David Osman of the IRF Podcast is joined once again by acclaimed economist and author Peter Warburton of Economic Perspectives to discuss whether a bleak future is in store for the UK economy. Peter is pessimistic about the prospects of the UK economy in the next 3-4 years despite the UK’s relatively strong growth forecast for the year. Whilst Peter predicts a ‘spirited rebound’ in economic activity with the re-opening of the service sector in the second half of the year, Peter envisages this as merely an interval of growth which will last for only a brief amount of time. Peter believes part of the problem with the forecast for the UK economy is that not only has the UK suffered economically from lockdown but also from deglobalisation that has particularly affected London as a major financial centre. Peter has questions over how willing London office workers will be to return to office work and whether London can continue to attract tourism in the same way that it did pre-pandemic. Peter goes on to discusses how a pickup in consumer price inflation may affect the UK’s monetary policy and the strength of the Pound and gives an insight into what stock picks may carry investors through a potentially rocky economic environment.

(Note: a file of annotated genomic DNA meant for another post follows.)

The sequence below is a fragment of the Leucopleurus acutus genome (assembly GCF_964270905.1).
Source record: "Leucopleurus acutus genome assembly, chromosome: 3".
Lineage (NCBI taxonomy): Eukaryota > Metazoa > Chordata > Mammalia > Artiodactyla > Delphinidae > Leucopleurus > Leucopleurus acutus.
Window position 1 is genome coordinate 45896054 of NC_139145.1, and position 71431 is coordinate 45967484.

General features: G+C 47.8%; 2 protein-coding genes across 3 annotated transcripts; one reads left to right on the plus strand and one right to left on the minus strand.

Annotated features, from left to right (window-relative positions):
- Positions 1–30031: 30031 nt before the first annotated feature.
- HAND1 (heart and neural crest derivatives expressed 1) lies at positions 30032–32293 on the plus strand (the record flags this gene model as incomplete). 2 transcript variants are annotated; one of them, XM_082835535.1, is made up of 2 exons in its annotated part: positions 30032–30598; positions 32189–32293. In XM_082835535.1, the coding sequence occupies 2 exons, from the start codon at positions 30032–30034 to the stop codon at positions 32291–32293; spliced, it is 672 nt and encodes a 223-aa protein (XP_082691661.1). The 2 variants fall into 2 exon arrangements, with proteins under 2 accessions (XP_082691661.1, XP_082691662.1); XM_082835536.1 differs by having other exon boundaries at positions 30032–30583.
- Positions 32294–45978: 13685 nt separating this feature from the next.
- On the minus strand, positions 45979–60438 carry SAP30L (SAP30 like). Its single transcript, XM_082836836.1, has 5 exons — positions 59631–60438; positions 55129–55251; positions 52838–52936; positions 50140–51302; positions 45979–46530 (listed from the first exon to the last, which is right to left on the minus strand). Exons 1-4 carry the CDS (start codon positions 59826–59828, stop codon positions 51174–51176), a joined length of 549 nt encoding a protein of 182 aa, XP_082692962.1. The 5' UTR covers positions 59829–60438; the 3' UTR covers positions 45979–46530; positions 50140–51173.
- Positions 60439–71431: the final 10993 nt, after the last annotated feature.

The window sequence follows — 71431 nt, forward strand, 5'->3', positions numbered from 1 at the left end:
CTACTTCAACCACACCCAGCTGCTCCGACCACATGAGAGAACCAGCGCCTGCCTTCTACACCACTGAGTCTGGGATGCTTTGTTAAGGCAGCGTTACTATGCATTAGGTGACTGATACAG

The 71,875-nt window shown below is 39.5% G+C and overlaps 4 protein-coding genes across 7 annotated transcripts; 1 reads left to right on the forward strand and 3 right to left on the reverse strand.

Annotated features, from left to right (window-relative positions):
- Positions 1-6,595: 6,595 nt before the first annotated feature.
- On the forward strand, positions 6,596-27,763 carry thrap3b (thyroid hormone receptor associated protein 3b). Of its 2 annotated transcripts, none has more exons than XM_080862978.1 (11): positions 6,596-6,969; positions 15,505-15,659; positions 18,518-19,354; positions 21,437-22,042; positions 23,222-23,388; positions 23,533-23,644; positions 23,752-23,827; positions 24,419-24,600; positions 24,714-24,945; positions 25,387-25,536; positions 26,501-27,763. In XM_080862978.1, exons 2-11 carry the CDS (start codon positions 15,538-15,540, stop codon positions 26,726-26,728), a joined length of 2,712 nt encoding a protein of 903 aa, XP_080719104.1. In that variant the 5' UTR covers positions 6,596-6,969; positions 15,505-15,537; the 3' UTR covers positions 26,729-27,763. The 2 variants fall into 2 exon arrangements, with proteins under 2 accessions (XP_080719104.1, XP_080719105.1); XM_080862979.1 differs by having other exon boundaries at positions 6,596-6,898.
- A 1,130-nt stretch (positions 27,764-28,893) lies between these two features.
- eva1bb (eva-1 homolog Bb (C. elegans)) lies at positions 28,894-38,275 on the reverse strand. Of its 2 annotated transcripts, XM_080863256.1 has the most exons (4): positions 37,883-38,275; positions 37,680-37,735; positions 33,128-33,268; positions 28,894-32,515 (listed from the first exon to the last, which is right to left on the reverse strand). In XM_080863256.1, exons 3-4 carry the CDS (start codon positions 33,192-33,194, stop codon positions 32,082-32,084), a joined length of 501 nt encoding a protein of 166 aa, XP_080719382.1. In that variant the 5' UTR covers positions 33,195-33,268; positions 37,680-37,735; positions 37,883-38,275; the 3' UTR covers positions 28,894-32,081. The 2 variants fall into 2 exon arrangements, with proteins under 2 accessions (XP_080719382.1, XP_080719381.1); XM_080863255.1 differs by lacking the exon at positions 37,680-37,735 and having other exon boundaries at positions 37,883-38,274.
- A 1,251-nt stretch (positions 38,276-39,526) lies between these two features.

Peter Warburton has worked as an applied economist since 1975 and has authored numerous books such as ‘Debt & Delusion’ and ‘The War of Independence: A Declaration’. Peter’s roles in the financial sector have taken him through stints at firms such as Lehman Brothers and Ruffer, alongside founding his UK-based consultancy Economic Perspectives in 1996.

Economic perspectives webinar


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Economic perspectives podcast

Listen to Peter Warburton's podcast UBI CORPORA?

Fiscal authorities around the world are waiting for their cue: that happy moment when the domestic economy has burst into life after the dark winter of lockdown recedes. These tax fiends, box-tickers and penny-pinchers are poised to recoup their lost revenues and zip up their purses just as an unsuspecting public breathes a sign of relief (albeit through a face mask). For the exchequer realises that there will be no second chances, no second bites of this particular cherry. Such is the potential cascade of insolvency that the tax authorities must be quick to present their claims. And the welfare departments envisage only a slender window of political opportunity in which to suspend emergency payments before the howls of protest reach their crescendo. For now, patience is the watchword, and everyone sleeps soundly in their bed, while the henchmen bide their time.